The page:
With mid-term elections now out of the way, consumers can begin turning their attention to two other important factors that roll around this time of year: the holiday season and Obamacare.
Sure, buying gifts for others (or ourselves) is a lot more fun than shopping for health insurance, but the time has come for all Americans to begin thinking about either signing up for health insurance, switching their existing plan, or reupping with their insurer for another year.
Of course, the Affordable Care Act (as it's officially known) of 2015 won't necessarily look anything like the Affordable Care Act that we knew in 2014. There are a number of changes going into effect this year which have the potential to affect you and possibly your investment portfolio. Let's have a look at five big changes for Obamacare in the upcoming enrollment period.
1. The open enrollment period is much shorter
Keep in mind that last year the open enrollment period lasted six months, and even that came with a little asterisk as consumers who were unable to complete their application by the closing date (March 31, 2014) were able to file supplemental paperwork and still be covered. This year consumers will have a mere three months (Nov. 15, 2014 through Feb. 15, 2015) to enroll – and half that time coincides with the busy holiday season. It essentially means consumers can't procrastinate like they did in 2014 when more than half of all enrollment came during the final month.
In addition, the exchanges and insurers should be better prepared to handle the influx of consumers. Last year no one really knew what to expect, and the IT architecture behind Healthcare.gov, the federally run health exchange, and a handful of other exchanges, simply proved inadequate. With Accenture (NYSE:ACN) taking the helm following CGI Group's (NYSE:GIB) mishandling of the exchange rollout, the expectation is things will run much smoother for the 36 states now part of the federal exchange, up from 34 last year.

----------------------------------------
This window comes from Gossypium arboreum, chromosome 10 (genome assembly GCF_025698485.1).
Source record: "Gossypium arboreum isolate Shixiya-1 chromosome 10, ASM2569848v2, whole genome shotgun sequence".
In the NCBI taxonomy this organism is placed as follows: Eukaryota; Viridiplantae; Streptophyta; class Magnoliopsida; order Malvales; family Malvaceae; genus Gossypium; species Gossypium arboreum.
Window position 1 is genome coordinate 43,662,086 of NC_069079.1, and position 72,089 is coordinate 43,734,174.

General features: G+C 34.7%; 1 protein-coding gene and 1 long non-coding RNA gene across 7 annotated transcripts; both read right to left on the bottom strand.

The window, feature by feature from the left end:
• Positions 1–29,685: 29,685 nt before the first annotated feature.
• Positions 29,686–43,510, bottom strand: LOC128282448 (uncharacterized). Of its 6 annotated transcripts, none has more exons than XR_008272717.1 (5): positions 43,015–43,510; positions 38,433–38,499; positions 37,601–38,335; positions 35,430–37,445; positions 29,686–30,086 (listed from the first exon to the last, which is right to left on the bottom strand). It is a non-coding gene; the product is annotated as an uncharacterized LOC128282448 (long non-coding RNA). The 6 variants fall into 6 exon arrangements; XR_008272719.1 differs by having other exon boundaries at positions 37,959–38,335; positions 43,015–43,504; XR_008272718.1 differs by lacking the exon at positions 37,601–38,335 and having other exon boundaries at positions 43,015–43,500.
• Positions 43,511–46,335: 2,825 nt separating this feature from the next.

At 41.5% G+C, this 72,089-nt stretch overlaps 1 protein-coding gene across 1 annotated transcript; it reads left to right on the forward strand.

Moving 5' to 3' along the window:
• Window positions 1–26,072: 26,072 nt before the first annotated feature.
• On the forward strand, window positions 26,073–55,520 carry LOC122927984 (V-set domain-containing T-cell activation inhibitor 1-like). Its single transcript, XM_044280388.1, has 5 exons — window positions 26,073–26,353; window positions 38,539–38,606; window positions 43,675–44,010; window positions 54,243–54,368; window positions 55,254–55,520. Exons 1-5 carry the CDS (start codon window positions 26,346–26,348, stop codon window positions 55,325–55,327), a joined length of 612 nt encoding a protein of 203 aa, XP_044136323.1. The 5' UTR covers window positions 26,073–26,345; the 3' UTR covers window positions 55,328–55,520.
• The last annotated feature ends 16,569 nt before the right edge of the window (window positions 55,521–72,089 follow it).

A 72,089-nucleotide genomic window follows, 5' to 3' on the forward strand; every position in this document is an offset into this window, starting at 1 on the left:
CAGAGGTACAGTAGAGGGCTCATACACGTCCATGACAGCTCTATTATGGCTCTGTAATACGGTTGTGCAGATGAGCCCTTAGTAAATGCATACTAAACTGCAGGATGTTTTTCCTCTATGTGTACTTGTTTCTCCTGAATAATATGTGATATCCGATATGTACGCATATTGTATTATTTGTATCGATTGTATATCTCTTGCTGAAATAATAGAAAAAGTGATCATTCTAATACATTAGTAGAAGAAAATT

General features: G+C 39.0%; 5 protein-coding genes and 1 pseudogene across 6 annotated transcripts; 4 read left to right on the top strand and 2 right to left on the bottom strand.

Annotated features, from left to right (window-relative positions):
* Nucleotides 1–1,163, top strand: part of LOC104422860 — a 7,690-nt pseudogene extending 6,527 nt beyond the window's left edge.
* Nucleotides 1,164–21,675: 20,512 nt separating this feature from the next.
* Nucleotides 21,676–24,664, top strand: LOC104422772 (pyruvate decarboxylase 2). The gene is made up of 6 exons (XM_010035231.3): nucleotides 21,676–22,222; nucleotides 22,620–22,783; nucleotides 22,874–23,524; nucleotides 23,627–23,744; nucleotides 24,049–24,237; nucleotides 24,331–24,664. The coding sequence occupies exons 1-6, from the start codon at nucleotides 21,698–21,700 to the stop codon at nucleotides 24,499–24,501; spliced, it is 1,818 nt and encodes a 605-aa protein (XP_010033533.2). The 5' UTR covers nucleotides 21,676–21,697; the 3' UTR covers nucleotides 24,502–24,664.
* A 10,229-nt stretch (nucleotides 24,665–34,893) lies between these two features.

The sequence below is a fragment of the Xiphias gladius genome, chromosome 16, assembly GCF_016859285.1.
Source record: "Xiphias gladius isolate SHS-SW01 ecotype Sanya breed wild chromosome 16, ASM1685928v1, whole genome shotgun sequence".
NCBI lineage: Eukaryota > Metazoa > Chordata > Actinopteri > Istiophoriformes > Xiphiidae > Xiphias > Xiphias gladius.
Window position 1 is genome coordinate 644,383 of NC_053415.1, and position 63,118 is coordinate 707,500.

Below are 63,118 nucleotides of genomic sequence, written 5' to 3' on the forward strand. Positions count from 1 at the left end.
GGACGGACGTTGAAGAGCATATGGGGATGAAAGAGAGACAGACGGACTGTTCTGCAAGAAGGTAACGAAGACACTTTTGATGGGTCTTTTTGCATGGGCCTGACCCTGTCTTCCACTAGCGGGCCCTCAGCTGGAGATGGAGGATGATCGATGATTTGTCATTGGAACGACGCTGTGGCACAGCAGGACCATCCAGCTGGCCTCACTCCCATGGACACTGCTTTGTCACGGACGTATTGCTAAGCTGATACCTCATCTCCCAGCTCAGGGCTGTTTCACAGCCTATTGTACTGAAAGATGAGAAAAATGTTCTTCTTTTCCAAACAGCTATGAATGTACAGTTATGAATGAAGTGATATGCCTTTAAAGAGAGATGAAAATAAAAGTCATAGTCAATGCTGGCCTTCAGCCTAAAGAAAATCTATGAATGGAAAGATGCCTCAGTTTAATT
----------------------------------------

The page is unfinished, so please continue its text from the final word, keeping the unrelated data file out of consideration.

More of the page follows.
2. The penalty for not having insurance is going up
Not surprisingly, the penalty for violating the actionable component of the Affordable Care Act, known as the individual mandate, is going up. The individual mandate says that each individual is to purchase health insurance or pay a penalty. This penalty in 2014 was the greater of $95 or 1% of their annual income. In 2015 this penalty is rising to the greater of $325 or 2% of an individuals' annual income.
The entire purpose of imposing a penalty is to encourage everyone to sign up for health insurance since having more people enrolled helps spread the cost of medical care across a larger percentage of the population and could keep medical cost inflation pretty low.
However, there are also ample ways for eligible consumers to skirt around this penalty. Those individuals who are low-income or would suffer an undue hardship from purchasing health insurance will be exempt, as will Americans that can claim a hardship exemption. Other exclusions are certain religious groups, Native Americans, and people currently incarcerated, for example.
3. Premium prices could see wild fluctuations